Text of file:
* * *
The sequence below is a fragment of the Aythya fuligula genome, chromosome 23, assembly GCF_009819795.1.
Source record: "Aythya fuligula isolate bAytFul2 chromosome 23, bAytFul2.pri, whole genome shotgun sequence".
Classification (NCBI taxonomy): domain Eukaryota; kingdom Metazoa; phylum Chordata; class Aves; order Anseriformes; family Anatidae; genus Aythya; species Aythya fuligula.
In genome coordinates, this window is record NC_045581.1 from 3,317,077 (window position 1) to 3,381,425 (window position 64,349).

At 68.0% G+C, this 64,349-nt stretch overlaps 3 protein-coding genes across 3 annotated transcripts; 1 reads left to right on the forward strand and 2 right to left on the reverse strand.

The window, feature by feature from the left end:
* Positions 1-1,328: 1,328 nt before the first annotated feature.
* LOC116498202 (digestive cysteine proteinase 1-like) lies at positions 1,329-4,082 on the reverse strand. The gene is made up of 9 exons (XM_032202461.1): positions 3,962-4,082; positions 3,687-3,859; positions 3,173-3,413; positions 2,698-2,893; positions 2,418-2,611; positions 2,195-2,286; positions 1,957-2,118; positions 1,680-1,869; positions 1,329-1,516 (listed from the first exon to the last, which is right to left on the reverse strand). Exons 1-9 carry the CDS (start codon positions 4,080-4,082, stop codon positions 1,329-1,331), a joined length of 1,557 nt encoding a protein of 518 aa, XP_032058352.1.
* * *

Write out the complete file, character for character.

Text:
The sequence below is a fragment of the Aythya fuligula genome, chromosome 23, assembly GCF_009819795.1.
Source record: "Aythya fuligula isolate bAytFul2 chromosome 23, bAytFul2.pri, whole genome shotgun sequence".
Classification (NCBI taxonomy): domain Eukaryota; kingdom Metazoa; phylum Chordata; class Aves; order Anseriformes; family Anatidae; genus Aythya; species Aythya fuligula.
In genome coordinates, this window is record NC_045581.1 from 3,317,077 (window position 1) to 3,381,425 (window position 64,349).

At 68.0% G+C, this 64,349-nt stretch overlaps 3 protein-coding genes across 3 annotated transcripts; 1 reads left to right on the forward strand and 2 right to left on the reverse strand.

The window, feature by feature from the left end:
* Positions 1-1,328: 1,328 nt before the first annotated feature.
* LOC116498202 (digestive cysteine proteinase 1-like) lies at positions 1,329-4,082 on the reverse strand. The gene is made up of 9 exons (XM_032202461.1): positions 3,962-4,082; positions 3,687-3,859; positions 3,173-3,413; positions 2,698-2,893; positions 2,418-2,611; positions 2,195-2,286; positions 1,957-2,118; positions 1,680-1,869; positions 1,329-1,516 (listed from the first exon to the last, which is right to left on the reverse strand). Exons 1-9 carry the CDS (start codon positions 4,080-4,082, stop codon positions 1,329-1,331), a joined length of 1,557 nt encoding a protein of 518 aa, XP_032058352.1.